Barak, for his part, has dismissed the idea that a single Palestinian refugee be allowed to return to Israeli territory, regardless of the fact that such refugees, who number some five million, had either themselves or their families been displaced from land that today is part of Israel. However, in a tactical device aimed at suggesting Israeli compromise and flexibility, he has offered the repatriation of 100-150 thousand refugees to the West Bank. Rejecting the principle of compensation in lieu of repatriation, which was a part of UN General Assembly Resolution No.194 of 1948 on the issue, Barak seems to be responding to a growing concern among the Israeli intelligentsia about Israel's role in creating the tragedy of the Palestinian refugees in a bid to exonerate Israel in the eyes of the international community. At the same time, he hopes to realise certain political gains, such as extracting additional concessions from the Palestinians on Jerusalem and the settlements without giving anything of substance in return.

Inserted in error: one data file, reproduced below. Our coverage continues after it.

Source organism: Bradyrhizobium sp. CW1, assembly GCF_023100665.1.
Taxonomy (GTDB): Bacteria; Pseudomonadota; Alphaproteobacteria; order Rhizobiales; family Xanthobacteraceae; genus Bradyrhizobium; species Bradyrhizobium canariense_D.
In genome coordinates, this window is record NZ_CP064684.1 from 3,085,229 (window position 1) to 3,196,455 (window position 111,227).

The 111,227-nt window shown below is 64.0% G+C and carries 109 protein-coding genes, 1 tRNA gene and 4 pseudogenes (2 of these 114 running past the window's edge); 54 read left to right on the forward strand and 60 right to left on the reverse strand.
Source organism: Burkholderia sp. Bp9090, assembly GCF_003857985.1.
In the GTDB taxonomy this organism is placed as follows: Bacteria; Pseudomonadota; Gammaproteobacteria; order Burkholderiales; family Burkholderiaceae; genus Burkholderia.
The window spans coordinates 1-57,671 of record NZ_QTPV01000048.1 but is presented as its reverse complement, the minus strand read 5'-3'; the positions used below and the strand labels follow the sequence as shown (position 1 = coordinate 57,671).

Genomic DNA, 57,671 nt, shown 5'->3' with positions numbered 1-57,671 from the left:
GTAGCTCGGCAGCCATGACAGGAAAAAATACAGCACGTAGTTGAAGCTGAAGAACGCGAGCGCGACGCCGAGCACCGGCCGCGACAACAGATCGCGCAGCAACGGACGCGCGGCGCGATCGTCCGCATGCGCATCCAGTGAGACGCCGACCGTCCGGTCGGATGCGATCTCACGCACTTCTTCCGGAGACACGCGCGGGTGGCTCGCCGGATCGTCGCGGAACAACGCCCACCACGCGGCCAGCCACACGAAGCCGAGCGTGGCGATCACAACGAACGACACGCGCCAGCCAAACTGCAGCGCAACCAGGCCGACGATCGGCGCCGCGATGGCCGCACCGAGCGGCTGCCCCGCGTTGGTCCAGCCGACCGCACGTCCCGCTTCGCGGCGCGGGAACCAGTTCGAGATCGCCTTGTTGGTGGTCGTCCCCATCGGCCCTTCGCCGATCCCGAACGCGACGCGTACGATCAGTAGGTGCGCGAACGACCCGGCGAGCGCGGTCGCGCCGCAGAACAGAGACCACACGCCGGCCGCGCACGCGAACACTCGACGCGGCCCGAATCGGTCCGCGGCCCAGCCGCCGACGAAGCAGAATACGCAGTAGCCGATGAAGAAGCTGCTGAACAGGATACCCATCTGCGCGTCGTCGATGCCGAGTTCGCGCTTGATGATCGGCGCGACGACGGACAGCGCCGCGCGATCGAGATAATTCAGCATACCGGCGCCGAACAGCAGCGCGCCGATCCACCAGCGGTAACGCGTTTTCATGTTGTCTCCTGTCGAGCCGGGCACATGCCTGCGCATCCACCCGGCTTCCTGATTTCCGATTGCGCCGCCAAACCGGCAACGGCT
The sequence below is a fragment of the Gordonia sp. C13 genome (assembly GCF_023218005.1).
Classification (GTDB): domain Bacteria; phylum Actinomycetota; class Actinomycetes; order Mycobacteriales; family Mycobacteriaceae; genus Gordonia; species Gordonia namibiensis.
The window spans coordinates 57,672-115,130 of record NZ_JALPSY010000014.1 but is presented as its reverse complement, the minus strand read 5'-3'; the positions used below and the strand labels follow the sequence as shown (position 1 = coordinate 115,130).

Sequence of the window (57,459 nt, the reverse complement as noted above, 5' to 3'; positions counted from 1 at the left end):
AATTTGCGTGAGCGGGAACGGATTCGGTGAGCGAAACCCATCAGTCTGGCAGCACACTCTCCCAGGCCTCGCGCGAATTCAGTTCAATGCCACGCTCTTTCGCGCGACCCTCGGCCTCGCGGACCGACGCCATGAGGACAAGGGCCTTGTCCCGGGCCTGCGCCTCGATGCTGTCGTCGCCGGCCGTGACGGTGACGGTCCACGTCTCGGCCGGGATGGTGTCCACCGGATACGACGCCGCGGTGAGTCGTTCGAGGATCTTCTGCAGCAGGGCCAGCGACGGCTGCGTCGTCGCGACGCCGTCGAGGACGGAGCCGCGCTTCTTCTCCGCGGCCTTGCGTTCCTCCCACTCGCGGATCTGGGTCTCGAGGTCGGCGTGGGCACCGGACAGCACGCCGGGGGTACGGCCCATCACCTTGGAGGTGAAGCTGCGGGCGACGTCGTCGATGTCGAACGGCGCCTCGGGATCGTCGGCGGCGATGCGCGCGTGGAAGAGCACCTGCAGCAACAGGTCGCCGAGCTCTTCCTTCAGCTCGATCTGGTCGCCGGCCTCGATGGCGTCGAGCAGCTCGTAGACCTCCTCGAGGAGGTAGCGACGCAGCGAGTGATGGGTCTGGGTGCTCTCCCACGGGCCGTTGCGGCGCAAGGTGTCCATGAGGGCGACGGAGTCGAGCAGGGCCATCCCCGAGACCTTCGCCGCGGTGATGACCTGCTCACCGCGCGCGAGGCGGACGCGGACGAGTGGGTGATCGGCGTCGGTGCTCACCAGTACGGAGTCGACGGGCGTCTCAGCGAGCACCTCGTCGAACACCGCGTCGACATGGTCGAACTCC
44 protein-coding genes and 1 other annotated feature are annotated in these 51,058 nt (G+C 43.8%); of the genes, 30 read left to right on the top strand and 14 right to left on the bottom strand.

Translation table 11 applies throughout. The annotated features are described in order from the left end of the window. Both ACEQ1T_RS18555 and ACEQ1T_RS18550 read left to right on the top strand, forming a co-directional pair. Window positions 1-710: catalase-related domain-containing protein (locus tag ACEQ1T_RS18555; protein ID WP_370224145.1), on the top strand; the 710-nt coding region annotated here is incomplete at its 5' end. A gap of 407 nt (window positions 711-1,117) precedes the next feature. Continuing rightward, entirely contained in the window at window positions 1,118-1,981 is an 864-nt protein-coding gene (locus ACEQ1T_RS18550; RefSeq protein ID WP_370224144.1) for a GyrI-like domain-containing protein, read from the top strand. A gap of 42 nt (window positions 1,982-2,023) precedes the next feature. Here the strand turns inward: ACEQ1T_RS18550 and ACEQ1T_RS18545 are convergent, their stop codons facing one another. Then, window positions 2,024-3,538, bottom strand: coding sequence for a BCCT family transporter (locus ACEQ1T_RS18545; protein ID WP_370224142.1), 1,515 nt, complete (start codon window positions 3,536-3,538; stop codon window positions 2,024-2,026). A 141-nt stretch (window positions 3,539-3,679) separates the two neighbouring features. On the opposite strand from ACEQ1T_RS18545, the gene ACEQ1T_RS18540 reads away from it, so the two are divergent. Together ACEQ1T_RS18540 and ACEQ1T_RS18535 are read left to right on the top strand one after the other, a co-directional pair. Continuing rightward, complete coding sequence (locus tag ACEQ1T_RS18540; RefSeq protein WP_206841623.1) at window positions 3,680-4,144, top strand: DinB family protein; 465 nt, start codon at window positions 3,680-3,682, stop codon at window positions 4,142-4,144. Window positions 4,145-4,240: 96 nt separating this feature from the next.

However, there are other parties involved, and the United States' position is crucial on the refugees issue, both Palestinians and Israelis having invested Washington with the right to propose initiatives to bring the two positions closer and to narrow gaps at the negotiating table.

The US position on the refugee question is in theory based on UN General Assembly Resolution 194, which recognises the right of Palestinian refugees to repatriation or compensation. However, at a press conference held in Washington last July by US President Bill Clinton and President Hosni Mubarak, Clinton modified US support for the right to return, saying that it could take place only if Israeli or Palestinian communities on the West Bank and Gaza were able to accommodate the returning refugees.

At first glance, such a condition would seem to relate to economics and the ability of local communities to accommodate an influx of refugees. However, behind this stands an American desire to maintain the present composition of Israel, and this opens a loophole in the American position through which Barak may be able to find a way forward. This being so, it is imperative for Palestinian negotiators and their Arab or non-Arab supporters to understand the American position on the refugee issue.